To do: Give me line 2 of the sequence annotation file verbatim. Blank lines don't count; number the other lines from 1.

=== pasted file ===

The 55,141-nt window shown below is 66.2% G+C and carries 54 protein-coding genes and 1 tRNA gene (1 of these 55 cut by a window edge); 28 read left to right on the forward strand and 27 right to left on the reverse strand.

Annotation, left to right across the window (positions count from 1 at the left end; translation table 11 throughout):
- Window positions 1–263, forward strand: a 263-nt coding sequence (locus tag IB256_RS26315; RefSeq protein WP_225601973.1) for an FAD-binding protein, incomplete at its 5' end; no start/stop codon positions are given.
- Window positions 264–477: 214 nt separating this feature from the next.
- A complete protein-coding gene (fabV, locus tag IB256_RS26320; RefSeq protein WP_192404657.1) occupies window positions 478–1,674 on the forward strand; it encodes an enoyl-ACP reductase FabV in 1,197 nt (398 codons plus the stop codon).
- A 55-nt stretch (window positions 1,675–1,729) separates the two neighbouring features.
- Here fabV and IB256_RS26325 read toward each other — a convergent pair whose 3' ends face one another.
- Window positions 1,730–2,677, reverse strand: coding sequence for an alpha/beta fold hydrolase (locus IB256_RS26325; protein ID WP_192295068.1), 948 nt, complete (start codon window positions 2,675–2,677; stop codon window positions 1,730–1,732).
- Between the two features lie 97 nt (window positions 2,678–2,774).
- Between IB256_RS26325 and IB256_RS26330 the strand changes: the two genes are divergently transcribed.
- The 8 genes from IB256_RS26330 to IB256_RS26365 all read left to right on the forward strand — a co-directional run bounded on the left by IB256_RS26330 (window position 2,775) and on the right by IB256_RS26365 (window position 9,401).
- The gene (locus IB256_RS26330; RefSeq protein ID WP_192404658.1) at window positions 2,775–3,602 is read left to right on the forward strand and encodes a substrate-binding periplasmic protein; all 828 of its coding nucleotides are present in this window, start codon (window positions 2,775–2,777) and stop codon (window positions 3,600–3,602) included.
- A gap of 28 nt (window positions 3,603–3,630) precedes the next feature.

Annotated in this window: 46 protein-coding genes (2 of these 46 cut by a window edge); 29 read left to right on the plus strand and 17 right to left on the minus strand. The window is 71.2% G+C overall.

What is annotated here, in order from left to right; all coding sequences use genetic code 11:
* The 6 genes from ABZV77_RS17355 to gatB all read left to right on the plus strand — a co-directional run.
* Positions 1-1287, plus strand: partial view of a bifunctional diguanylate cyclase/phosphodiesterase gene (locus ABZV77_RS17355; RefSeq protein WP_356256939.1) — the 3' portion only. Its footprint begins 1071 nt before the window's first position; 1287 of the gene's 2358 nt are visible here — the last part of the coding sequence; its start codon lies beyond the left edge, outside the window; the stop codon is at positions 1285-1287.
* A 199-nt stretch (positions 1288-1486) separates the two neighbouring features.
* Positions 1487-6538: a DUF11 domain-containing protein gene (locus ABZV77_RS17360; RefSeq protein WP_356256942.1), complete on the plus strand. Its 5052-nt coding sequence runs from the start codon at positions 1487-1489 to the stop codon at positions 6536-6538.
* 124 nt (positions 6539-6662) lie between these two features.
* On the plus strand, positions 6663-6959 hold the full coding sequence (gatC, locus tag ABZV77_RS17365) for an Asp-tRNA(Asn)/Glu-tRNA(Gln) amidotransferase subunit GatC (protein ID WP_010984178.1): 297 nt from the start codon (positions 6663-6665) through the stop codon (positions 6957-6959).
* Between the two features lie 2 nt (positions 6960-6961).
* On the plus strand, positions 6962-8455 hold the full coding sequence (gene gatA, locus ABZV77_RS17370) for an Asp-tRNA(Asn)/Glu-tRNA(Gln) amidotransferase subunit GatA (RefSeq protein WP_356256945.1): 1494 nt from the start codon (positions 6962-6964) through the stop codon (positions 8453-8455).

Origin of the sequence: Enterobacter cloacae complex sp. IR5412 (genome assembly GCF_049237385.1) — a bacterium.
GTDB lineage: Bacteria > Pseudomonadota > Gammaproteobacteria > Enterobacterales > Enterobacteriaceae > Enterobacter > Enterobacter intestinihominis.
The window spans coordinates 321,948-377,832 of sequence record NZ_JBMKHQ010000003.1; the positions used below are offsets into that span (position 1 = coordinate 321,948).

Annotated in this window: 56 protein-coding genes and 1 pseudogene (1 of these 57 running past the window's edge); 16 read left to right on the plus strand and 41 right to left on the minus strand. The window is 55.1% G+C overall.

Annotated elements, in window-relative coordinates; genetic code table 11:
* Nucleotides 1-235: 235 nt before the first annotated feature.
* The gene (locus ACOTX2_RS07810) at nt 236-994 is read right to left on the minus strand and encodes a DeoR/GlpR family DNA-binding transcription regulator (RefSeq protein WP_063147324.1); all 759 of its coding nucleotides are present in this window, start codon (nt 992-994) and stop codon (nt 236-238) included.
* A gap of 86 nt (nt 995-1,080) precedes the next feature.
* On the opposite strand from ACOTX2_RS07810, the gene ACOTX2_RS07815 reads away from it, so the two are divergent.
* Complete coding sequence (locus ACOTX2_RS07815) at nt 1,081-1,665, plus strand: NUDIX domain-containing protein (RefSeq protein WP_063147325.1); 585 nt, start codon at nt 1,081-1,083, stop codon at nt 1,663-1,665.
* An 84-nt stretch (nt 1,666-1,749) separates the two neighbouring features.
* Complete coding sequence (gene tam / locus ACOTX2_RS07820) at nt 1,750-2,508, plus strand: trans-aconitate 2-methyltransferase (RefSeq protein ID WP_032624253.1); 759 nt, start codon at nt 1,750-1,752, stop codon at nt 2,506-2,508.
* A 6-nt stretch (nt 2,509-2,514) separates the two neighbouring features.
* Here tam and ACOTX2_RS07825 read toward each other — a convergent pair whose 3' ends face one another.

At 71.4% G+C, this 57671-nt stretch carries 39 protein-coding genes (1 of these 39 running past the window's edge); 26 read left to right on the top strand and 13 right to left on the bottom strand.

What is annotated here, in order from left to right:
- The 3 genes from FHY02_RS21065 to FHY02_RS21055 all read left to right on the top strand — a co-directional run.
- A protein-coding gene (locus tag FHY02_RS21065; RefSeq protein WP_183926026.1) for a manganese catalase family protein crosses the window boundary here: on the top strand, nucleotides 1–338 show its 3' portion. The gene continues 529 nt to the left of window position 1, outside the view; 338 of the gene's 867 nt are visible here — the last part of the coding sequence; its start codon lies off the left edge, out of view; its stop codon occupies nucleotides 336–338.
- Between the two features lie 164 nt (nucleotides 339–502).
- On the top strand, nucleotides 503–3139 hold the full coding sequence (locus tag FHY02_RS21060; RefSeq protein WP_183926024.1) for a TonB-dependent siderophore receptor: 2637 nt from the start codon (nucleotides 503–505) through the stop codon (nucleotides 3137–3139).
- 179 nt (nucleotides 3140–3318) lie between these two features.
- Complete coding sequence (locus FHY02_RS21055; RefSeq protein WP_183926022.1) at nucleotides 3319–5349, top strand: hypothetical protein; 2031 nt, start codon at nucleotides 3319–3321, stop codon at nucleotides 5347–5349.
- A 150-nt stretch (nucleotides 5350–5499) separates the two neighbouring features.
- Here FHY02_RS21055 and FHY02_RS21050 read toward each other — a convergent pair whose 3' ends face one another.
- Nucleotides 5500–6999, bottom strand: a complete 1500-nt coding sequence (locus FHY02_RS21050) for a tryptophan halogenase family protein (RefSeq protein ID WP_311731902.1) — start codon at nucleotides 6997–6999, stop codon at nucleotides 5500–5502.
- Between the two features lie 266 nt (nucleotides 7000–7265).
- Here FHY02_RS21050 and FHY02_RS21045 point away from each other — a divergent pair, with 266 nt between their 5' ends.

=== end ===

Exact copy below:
Annotation, left to right across the window (positions count from 1 at the left end; translation table 11 throughout):